The last automation feature I want to show you isn't really an automation feature, but it's a different and sometimes faster way to create your DVD project. We've seen that you can build your DVD by starting from, say, the main menu and dragging in movies or photos or creating sub-menus and building pages off of those, and that process works great. But I'd like to show you another method here using the DVD Map. Now we've already taken a brief look at the DVD Map, but we are going to go into a little more depth here. And actually, I'm going to open up my Southern Utah DVD project that we have been working on through out this tutorial, because it's a closest to being complete. So I'm just going to not bother saving that project. I'm done here. And this is my Southern Utah project.
Now I can look at the DVD Map to show you what a fairly complex DVD project looks like in Map view. As your DVD project gets larger it and as you start to add more sub-menus or slideshows or movies, keeping track of everything on the DVD from just the main menu can get kind of difficult. The DVD Map gives you a nice organized graphical representation of every single item on your DVD. Each of these squares or icons represents an item on your DVD, whether it's a movie, a menu, or a slideshow. The icon in the upper left-hand corner tells you what kind of items it is. So we have a movie icon, a photo icon, which is basically a menu. I scroll down a bit. We've got a slideshow icon.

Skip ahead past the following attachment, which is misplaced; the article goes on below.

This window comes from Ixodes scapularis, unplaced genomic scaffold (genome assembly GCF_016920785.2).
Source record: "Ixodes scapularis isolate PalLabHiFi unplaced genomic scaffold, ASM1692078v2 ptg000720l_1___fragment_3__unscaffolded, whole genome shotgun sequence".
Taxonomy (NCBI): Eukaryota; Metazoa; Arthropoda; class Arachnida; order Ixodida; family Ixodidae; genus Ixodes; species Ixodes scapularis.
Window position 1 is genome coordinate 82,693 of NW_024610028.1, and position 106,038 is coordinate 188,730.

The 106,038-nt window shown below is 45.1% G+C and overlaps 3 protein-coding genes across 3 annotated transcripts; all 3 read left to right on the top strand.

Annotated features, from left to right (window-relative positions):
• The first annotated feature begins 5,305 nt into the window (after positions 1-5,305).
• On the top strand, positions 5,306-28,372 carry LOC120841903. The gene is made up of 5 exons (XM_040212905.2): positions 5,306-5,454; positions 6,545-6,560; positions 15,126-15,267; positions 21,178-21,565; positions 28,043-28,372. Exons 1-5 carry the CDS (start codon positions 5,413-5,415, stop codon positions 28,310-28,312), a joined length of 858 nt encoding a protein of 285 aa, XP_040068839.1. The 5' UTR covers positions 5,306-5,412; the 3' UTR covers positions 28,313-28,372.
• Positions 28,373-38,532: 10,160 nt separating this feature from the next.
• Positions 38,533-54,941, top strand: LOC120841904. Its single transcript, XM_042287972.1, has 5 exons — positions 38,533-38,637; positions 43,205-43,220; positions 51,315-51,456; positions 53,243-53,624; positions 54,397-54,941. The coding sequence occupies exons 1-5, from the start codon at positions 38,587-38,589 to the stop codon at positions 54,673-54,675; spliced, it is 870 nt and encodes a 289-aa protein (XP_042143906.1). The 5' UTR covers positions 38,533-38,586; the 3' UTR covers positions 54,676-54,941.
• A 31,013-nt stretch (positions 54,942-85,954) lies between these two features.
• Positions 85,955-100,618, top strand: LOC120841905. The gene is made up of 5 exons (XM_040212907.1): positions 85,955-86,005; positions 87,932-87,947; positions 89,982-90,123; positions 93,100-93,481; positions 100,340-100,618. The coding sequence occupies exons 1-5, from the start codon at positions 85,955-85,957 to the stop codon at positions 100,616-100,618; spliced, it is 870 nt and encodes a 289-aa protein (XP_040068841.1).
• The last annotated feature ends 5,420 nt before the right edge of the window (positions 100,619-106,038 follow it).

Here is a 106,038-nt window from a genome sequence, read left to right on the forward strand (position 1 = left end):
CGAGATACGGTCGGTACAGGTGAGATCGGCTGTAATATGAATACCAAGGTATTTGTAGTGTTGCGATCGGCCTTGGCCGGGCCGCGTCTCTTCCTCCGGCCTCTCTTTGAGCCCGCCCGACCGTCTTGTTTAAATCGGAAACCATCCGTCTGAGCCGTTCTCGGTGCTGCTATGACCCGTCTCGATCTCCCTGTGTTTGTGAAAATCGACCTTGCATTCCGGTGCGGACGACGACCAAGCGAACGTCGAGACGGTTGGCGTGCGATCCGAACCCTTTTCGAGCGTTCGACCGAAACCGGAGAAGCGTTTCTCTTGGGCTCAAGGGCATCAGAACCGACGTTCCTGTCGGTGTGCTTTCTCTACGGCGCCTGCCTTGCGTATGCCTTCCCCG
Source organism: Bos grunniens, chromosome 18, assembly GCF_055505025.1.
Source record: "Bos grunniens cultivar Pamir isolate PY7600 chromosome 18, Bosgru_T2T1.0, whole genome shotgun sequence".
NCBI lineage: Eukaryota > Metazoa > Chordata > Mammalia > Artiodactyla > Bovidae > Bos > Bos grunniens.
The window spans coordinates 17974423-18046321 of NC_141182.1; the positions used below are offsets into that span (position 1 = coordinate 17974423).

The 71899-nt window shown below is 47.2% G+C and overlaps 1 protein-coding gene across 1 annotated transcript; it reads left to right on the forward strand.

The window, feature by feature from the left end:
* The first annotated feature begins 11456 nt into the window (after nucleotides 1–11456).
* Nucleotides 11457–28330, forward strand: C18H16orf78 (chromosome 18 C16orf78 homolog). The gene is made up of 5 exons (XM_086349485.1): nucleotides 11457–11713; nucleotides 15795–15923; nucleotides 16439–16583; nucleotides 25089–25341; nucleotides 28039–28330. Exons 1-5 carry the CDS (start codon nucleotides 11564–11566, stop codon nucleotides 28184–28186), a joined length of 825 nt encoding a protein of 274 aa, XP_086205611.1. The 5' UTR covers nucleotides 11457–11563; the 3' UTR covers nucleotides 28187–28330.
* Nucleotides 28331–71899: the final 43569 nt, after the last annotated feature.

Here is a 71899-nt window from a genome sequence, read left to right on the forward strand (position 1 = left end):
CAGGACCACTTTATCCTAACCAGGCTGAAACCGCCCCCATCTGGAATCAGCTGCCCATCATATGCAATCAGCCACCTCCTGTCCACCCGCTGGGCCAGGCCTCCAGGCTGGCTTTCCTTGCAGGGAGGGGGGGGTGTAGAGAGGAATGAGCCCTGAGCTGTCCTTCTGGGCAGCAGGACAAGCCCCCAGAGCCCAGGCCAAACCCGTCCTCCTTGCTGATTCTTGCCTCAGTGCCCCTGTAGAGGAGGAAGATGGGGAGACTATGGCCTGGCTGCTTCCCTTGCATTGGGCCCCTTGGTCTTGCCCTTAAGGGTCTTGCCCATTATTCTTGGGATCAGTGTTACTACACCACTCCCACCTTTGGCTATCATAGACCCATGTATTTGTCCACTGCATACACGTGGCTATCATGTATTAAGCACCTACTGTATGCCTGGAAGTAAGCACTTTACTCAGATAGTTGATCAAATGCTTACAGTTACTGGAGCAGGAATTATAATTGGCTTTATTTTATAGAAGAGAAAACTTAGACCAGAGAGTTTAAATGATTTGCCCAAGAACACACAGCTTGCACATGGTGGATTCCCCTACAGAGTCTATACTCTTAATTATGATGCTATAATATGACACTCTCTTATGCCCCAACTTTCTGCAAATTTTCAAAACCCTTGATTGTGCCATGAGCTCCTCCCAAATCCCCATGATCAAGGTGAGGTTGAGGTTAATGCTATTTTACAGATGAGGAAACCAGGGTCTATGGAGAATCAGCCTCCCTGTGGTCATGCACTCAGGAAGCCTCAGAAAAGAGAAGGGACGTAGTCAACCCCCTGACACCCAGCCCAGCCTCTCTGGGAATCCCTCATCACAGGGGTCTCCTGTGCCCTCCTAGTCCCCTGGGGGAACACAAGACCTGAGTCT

The lines drawn from one icon to another tells you that item can be accessed on the menu that it's connected to. So you can see off the main menu here there is a line to Southern Utah Trip. That's a sub-menu and there is another line off of that to Play Movie, but you can also from that Southern Utah Trip menu access our Scene Selections. You can Click the triangles on the right -hand side of the icons to hide or show all of those sub-menus connected of that menu. Also you can change this from a left to right layout to a top-down layout using the buttons in the lower left-hand corner. So now we are looking top-down and you can see there is a slider to zoom out from your map, which can give you a good overview of your entire project.
Let me go ahead and switch back to left to right view. Let's make that a little bit bigger. But the Map view isn't just for examining your existing content. From here you can also add new menus, movies and slideshows, and if you have a good idea of how you want your DVD laid out, this can be much quicker than creating the links to the content from the main menu. Let's create a new project. I'm just going to save this on my Desktop and call it Bryce Canyon, and I'll switch over to Map view in this new blank project.